“It’s overwhelming when you think about this epidemic, or this problem, of young, mainly young men, killing young men for no apparent reason. In many cases, it’s drugs, it’s gang violence, it’s different things. But then you have an instance like this where it’s a traffic accident. I don’t know the exact details around it but two guys get out of car and next thing you know one of them pulls out a .45 and not only is he shooting the guy he’s arguing with, but he goes to shoot at everybody in the car, including his wife and who knows, it could have been the rest of his family in that car. What that tells me is that the person who’s pulling the trigger in many cases has no regard for the life that he’s about to try to take. And he also has no regard for his own life, because there’s consequences with that and they have to recognize those consequences.

“What that tells me is that too many of these people don’t have any hope, and what’s the source of that? Well I think it’s a lot of things. I think that too many of these young men, and I say ‘young men’ because that’s the majority, that’s the vast majority … young men probably feel like they don’t have a purpose, like they have been abandoned, whether it be by their family, the lack of a father or the lack of a male role model in their life, that they feel like they don’t have an opportunity to better themselves or better their family in life. ‘Nobody cares about me in school, I’m not gonna get a great education, I’m not gonna have a chance to go to college, I’m not gonna have the chance to break the cycle of poverty within my family. The only thing I can resort to, the only family that I have is a gang. The only opportunity I have to make money or be successful in life is to deal drugs.’ And all those things — listen, there’s so many things — but all those things culminate to this attitude or this mindset that, ‘This is the only thing I have to live for and this is my reality.’ And that, I feel like we can change.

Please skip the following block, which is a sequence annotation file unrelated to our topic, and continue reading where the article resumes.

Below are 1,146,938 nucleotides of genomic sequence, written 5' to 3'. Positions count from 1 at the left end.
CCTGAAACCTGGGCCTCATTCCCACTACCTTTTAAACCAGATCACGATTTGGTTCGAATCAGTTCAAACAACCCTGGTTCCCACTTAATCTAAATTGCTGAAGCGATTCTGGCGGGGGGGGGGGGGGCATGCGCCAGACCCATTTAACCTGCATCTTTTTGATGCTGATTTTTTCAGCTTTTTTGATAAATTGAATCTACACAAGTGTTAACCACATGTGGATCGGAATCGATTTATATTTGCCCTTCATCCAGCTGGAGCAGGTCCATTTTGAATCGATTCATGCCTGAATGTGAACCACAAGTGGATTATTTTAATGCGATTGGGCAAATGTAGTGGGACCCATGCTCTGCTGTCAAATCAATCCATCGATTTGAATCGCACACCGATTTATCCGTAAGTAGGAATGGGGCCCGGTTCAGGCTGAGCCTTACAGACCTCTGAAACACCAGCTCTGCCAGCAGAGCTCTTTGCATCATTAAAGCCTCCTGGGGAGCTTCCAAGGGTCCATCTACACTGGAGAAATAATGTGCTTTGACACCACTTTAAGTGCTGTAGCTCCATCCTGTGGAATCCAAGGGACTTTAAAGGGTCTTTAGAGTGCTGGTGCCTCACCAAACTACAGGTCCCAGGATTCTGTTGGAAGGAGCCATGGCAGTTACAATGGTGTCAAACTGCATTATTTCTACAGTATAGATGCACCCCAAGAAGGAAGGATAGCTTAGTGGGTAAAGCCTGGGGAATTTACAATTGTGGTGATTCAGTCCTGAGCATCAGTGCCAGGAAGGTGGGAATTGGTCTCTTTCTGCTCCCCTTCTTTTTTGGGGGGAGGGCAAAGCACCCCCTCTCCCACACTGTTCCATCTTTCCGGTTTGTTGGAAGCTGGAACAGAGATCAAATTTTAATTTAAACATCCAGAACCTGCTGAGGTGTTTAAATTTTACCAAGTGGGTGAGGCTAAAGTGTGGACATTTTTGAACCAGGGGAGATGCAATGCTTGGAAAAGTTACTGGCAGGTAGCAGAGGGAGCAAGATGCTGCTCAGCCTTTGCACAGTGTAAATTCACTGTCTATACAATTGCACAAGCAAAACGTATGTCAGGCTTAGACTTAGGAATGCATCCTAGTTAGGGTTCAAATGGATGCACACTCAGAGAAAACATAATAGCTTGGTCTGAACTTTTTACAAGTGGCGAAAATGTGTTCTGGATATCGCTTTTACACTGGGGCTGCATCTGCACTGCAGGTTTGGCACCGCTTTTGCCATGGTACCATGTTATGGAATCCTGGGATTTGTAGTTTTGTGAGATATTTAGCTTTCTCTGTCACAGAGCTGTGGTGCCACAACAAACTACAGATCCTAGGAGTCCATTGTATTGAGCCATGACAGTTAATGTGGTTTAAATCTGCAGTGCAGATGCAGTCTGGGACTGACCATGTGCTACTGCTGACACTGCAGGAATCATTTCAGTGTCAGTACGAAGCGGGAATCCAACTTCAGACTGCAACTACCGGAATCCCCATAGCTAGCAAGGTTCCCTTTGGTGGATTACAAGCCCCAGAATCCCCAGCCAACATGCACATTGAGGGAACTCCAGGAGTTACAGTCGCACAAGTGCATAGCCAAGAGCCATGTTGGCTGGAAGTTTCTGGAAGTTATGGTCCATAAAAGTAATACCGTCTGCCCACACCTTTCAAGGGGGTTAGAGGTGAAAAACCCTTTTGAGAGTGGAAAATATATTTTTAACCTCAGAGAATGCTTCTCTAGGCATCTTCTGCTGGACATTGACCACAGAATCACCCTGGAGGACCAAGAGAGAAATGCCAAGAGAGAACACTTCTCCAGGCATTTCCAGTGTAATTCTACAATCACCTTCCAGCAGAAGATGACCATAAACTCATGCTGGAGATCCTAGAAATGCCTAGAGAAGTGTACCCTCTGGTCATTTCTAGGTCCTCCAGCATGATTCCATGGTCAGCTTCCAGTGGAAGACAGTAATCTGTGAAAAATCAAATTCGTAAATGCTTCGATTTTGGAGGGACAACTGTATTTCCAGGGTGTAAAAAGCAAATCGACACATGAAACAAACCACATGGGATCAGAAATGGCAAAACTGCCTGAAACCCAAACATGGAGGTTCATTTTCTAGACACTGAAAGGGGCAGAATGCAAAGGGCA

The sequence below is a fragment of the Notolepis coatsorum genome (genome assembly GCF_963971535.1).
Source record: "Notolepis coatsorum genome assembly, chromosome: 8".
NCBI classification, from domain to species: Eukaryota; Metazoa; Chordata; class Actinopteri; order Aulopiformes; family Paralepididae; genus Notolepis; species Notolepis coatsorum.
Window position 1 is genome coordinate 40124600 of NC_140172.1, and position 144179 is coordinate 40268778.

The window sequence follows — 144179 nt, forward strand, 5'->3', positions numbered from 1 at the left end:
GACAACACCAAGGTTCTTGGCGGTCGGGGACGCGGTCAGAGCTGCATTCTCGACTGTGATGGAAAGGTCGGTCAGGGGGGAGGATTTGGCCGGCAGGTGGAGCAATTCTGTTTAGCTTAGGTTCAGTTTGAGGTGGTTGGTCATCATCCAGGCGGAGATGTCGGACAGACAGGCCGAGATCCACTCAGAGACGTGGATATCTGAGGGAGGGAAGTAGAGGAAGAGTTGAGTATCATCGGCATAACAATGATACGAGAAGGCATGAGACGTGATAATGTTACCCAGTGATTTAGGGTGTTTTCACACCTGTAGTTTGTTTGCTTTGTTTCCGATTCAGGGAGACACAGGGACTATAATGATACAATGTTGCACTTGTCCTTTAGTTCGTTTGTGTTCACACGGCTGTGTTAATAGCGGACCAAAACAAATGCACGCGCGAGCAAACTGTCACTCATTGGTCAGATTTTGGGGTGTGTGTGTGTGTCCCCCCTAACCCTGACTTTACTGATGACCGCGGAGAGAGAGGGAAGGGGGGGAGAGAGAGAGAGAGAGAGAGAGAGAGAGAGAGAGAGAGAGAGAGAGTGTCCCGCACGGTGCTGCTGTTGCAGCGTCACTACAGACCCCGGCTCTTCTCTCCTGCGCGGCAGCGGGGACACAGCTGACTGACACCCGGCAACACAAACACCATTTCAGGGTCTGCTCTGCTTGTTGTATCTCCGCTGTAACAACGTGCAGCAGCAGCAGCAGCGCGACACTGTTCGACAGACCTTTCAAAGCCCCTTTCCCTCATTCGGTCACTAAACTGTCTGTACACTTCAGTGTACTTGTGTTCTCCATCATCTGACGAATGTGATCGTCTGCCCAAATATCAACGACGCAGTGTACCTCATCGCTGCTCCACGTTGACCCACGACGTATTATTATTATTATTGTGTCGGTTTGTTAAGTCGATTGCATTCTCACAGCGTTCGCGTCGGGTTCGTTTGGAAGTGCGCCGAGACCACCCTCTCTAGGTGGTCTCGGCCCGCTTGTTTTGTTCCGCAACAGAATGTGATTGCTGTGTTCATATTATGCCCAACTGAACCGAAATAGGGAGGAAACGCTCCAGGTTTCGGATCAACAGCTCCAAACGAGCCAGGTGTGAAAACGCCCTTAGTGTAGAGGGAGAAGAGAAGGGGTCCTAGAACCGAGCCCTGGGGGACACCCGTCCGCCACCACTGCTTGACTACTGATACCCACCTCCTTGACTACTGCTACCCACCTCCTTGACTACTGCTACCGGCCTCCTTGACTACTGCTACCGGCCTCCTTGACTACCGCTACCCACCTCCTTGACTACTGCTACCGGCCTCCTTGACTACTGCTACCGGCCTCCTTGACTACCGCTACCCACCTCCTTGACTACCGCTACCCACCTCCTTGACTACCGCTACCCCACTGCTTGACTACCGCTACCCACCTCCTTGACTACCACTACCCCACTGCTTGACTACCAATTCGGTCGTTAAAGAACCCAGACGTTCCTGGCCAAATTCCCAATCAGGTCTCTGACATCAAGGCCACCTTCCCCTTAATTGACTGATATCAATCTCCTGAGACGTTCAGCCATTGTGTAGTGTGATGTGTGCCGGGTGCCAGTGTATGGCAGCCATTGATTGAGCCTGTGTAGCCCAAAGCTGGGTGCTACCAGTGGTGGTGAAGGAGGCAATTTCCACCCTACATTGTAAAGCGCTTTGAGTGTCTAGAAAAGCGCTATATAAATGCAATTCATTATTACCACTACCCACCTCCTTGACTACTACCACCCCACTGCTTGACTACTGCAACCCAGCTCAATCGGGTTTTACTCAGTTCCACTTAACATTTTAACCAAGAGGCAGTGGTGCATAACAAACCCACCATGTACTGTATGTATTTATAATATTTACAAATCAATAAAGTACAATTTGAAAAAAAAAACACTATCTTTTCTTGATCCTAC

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NEW ORLEANS — The outcry, the passion, the anger, the sadness and the frustration over gun violence in New Orleans has been as loud as ever in the wake of former New Orleans Saints defensive end Will Smith‘s shooting death late Saturday night.

But nothing has changed for Saints cornerback and New Orleans West Bank native Keenan Lewis, who has been spreading that same message for years.

Lewis told that his desire to help his hometown community was one of the reasons why he came back to New Orleans as a free agent in 2013. And it has been a mission of his charitable foundation to show youth they can take a different path.

Lewis said he intends to hold a pop-up camp at a local park this weekend, even if he has to just pull kids off the street. He later challenged others to join him on Instagram.

“It’s not my message because of what happened this weekend,” said Lewis, whose brother-in-law was shot and killed in New Orleans in December, along with his brother-in-law’s pregnant girlfriend.

“You’re taking these people’s lives. Nobody wins from that. For example, the Will Smith situation. Nobody won. Every week, I’m losing a close friend or family or hearing about someone being gunned down. Man, we need these people to make our community better.”